The public bathroom was traditional and yet exceptional. Designed for men of all ages, there were two additions. Firth a urinal designed for one standing less than four feet tall. The second was a sink to match.
I watched a young boy washing his hands in a sink to his size. Visually he appeared as a Singaporean pre-teen. Dress, demeanor, and body language all reflected the local culture and age. This boy who is soon to be young man went to wash his hands without any prompting. This was not a frivolous fly by washing. It was much more than a token act. It was a real, serious, take care kind of washing and drying of his hands. Along the way, you could see that this was not his first experience. He took care to make sure water was not being splashed about. The paper towel was used and ended up in the basket instead of the countertop or the more common floor. The final step was one of courteous patience to others that were present.
This young man was twelve going on twenty-five. In the few minutes that this story unfolded, I found myself holding the following mantras.
Modelling ideal behavior is never limited to or claimed exclusively by one generation or age group. Anyone in any circumstance can bring this to our attention. When s/he does, the story is always compelling. Today I left encouraged, inspired, and energized by a simple example.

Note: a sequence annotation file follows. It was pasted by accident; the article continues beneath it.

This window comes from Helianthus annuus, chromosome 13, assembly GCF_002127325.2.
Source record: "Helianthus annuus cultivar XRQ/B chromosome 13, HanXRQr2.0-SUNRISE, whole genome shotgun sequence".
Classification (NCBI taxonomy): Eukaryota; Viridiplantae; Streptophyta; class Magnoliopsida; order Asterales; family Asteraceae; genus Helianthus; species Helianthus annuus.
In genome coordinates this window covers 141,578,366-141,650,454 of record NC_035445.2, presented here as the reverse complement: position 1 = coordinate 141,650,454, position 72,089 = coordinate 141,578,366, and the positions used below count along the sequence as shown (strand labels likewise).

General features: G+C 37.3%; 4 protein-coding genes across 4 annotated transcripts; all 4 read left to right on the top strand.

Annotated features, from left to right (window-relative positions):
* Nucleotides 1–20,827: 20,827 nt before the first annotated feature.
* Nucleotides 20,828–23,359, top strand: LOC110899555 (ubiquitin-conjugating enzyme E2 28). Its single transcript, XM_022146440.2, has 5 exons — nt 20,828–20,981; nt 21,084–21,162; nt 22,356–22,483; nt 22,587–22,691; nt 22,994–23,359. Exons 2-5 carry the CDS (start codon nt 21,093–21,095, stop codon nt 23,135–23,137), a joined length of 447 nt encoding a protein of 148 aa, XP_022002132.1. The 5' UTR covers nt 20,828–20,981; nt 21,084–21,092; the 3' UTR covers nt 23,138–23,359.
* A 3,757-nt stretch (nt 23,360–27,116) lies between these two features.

Doing the right thing has a source and foundation. Many parents are pragmatic in their righteous indignation in trying to drive the right hygiene behaviors. The intensity of their emotion plays out in a thinly veiled threat; as if it would make “God so angry that a plague spread through their ranks.” (Psalm 106.29) In this case, his parents must have taken a very different approach that led to surprising ends, at least to one stranger.
Actions lead to consequences, intended and unintended. In this case, a simple act of washing one’s hands left me impressed, surprised, and respectfully filled with hope.